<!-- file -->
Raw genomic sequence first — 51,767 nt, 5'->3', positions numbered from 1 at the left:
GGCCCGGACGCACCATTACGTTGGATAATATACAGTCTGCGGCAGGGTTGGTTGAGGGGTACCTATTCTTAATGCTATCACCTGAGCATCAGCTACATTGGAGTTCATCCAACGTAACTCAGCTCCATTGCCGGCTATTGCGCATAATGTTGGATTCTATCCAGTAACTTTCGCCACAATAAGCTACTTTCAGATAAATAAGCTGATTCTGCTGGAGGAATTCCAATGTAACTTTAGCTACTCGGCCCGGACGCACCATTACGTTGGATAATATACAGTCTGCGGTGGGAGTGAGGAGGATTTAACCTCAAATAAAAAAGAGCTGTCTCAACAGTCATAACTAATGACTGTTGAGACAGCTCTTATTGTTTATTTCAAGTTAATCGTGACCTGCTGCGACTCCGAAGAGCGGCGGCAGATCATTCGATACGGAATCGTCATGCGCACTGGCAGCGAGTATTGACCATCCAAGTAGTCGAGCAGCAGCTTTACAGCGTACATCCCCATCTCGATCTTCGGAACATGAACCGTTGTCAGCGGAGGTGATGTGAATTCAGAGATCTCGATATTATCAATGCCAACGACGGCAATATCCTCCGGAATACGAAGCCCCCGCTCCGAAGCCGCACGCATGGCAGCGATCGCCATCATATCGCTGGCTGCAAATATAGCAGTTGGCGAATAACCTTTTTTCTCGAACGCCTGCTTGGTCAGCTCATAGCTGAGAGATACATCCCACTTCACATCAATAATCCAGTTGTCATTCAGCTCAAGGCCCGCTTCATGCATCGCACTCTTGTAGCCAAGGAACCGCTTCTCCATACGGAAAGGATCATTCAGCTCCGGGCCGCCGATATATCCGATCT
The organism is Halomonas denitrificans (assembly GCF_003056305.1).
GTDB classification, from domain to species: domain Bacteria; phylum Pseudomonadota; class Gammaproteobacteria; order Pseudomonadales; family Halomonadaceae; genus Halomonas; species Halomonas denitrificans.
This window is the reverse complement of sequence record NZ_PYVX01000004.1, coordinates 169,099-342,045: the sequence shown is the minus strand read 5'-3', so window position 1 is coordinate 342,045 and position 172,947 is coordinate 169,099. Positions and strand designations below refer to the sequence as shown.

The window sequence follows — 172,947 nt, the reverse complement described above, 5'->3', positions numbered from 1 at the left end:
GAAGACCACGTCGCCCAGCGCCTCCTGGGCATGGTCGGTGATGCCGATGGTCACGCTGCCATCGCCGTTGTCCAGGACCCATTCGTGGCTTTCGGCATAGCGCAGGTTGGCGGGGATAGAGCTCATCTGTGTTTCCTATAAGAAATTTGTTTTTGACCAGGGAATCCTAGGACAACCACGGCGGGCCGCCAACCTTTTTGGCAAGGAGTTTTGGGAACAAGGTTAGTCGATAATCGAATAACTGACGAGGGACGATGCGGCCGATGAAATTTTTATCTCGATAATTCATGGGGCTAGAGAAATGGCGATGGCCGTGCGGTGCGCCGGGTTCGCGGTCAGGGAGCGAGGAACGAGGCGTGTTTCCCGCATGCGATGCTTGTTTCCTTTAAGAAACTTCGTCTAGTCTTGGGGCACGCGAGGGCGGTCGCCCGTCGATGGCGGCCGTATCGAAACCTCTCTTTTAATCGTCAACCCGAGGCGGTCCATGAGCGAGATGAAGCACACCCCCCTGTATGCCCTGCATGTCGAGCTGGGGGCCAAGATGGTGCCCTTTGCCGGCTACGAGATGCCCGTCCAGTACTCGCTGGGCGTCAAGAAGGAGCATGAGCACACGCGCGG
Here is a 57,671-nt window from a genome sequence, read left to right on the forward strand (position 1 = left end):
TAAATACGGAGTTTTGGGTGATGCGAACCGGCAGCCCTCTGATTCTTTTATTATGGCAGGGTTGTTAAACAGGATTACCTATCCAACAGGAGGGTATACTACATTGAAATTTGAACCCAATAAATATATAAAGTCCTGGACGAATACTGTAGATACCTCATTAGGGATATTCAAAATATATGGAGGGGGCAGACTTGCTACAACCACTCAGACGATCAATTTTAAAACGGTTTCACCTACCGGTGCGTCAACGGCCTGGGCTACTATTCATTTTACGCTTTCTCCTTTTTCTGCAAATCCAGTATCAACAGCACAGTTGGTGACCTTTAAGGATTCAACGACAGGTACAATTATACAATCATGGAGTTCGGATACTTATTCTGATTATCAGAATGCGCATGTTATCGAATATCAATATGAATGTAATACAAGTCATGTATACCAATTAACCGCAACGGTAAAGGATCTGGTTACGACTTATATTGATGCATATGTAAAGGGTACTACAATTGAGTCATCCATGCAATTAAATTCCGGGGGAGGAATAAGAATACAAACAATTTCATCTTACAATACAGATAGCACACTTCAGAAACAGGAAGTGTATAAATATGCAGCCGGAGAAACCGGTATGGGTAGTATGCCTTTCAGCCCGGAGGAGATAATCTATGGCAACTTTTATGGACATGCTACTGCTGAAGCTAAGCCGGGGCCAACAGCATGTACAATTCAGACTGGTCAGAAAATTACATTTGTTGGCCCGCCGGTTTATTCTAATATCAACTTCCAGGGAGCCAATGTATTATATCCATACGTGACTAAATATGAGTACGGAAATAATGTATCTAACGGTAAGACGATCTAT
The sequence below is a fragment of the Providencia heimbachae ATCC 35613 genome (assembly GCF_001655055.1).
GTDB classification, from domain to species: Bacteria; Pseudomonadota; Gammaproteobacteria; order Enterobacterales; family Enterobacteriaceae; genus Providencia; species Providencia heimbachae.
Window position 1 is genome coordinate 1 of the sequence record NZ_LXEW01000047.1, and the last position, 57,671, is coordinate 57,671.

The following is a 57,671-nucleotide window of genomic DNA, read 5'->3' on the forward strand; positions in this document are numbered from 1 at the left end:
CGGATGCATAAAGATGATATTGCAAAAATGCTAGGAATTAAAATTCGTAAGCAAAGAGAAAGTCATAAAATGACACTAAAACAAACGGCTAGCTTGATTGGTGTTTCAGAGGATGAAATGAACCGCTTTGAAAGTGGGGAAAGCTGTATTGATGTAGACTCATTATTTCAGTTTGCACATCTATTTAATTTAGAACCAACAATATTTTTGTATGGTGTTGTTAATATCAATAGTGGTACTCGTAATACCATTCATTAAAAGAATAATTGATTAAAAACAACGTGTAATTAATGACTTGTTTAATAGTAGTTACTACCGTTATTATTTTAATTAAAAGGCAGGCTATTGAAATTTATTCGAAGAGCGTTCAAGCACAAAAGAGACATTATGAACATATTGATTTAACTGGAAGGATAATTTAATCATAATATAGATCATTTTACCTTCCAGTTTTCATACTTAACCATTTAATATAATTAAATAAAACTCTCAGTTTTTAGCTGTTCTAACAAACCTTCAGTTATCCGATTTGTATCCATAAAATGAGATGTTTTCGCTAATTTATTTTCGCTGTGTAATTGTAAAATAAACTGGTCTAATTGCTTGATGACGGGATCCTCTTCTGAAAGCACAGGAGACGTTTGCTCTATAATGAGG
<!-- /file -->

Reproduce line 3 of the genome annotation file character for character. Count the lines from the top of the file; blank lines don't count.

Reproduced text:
The organism is Halomonas denitrificans (assembly GCF_003056305.1).